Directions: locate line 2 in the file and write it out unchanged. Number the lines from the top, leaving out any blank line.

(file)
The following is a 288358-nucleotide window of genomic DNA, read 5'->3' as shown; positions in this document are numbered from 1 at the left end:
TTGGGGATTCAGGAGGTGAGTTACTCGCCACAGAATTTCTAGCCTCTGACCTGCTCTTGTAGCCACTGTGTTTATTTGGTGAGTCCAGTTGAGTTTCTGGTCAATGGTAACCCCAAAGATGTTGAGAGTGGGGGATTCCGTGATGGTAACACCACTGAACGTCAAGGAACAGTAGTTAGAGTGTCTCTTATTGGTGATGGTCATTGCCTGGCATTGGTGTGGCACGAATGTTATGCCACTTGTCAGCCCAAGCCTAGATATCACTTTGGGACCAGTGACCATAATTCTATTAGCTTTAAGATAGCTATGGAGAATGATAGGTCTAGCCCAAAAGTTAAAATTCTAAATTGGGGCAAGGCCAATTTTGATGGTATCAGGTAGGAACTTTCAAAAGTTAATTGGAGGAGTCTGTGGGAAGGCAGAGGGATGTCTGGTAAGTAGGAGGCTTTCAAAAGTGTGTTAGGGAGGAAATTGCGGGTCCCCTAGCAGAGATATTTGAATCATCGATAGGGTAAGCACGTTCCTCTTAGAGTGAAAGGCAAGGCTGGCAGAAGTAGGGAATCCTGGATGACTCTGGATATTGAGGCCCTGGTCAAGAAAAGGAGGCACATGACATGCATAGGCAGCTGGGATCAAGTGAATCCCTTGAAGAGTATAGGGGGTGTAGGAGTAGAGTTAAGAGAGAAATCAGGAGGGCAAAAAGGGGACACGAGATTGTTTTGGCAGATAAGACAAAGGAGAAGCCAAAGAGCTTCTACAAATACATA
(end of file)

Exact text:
TTGGGGATTCAGGAGGTGAGTTACTCGCCACAGAATTTCTAGCCTCTGACCTGCTCTTGTAGCCACTGTGTTTATTTGGTGAGTCCAGTTGAGTTTCTGGTCAATGGTAACCCCAAAGATGTTGAGAGTGGGGGATTCCGTGATGGTAACACCACTGAACGTCAAGGAACAGTAGTTAGAGTGTCTCTTATTGGTGATGGTCATTGCCTGGCATTGGTGTGGCACGAATGTTATGCCACTTGTCAGCCCAAGCCTAGATATCACTTTGGGACCAGTGACCATAATTCTATTAGCTTTAAGATAGCTATGGAGAATGATAGGTCTAGCCCAAAAGTTAAAATTCTAAATTGGGGCAAGGCCAATTTTGATGGTATCAGGTAGGAACTTTCAAAAGTTAATTGGAGGAGTCTGTGGGAAGGCAGAGGGATGTCTGGTAAGTAGGAGGCTTTCAAAAGTGTGTTAGGGAGGAAATTGCGGGTCCCCTAGCAGAGATATTTGAATCATCGATAGGGTAAGCACGTTCCTCTTAGAGTGAAAGGCAAGGCTGGCAGAAGTAGGGAATCCTGGATGACTCTGGATATTGAGGCCCTGGTCAAGAAAAGGAGGCACATGACATGCATAGGCAGCTGGGATCAAGTGAATCCCTTGAAGAGTATAGGGGGTGTAGGAGTAGAGTTAAGAGAGAAATCAGGAGGGCAAAAAGGGGACACGAGATTGTTTTGGCAGATAAGACAAAGGAGAAGCCAAAGAGCTTCTACAAATACATA